Boys collected themselves on the far side of the circular field. Some stretched, some focused, and the rest were there because they had to be.

  Next to Liesel, Rudy’s mother, Barbara, sat with her youngest children. A thin blanket was brimming with kids and loosened grass. “Can you see Rudy?” she asked them. “He’s the one on the far left.” Barbara Steiner was a kind woman whose hair always looked recently combed.

  “Where?” said one of the girls. Probably Bettina, the youngest. “I can’t see him at all.”

  “That last one. No, not there. There.”

  They were still in the identification process when the starter’s gun gave off its smoke and sound. The small Steiners rushed to the fence.

  For the first lap, a group of seven boys led the field. On the second, it dropped to five, and on the next lap, four. Rudy was the fourth runner on every lap until the last. A man on the right was saying that the boy coming second looked the best. He was the tallest. “You wait,” he told his nonplussed wife. “With two hundred left, he’ll break away.” The man was wrong.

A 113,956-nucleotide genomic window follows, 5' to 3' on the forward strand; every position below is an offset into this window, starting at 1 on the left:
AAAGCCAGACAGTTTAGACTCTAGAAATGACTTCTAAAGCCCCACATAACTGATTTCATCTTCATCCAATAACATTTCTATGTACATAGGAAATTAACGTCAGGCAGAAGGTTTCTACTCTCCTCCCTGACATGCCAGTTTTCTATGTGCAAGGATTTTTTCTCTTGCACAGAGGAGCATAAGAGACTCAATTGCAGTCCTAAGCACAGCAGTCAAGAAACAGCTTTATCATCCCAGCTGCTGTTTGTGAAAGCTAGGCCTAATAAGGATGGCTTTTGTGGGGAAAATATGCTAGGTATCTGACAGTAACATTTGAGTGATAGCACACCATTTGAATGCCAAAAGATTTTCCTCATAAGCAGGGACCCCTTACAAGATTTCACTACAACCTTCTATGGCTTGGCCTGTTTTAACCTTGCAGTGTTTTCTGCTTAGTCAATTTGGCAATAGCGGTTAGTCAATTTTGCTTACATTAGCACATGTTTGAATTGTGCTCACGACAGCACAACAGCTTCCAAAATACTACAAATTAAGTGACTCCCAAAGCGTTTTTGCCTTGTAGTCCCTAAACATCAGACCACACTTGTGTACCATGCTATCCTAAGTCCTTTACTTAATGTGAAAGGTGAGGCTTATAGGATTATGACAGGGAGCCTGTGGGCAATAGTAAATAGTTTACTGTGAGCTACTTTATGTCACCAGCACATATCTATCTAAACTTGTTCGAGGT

A gargantuan brown-shirted official informed the group that there was one lap to go. He certainly wasn’t suffering under the ration system. He called out as the lead pack crossed the line, and it was not the second boy who accelerated, but the fourth. And he was two hundred meters early.

  Rudy ran.

  He did not look back at any stage.

  Like an elastic rope, he lengthened his lead until any thought of someone else winning snapped altogether. He took himself around the track as the three runners behind him fought each other for the scraps. In the homestretch, there was nothing but blond hair and space, and when he crossed the line, he didn’t stop. He didn’t raise his arm. There wasn’t even a bent-over relief. He simply walked another twenty meters and eventually looked over his shoulder to watch the others cross the line.

  On the way back to his family, he met first with his leaders and then with Franz Deutscher. They both nodded.



  “Looks like all those laps I gave you paid off, huh?”

  “Looks like it.”

  He would not smile until he’d won all four.


  Not only was Rudy recognized now as a good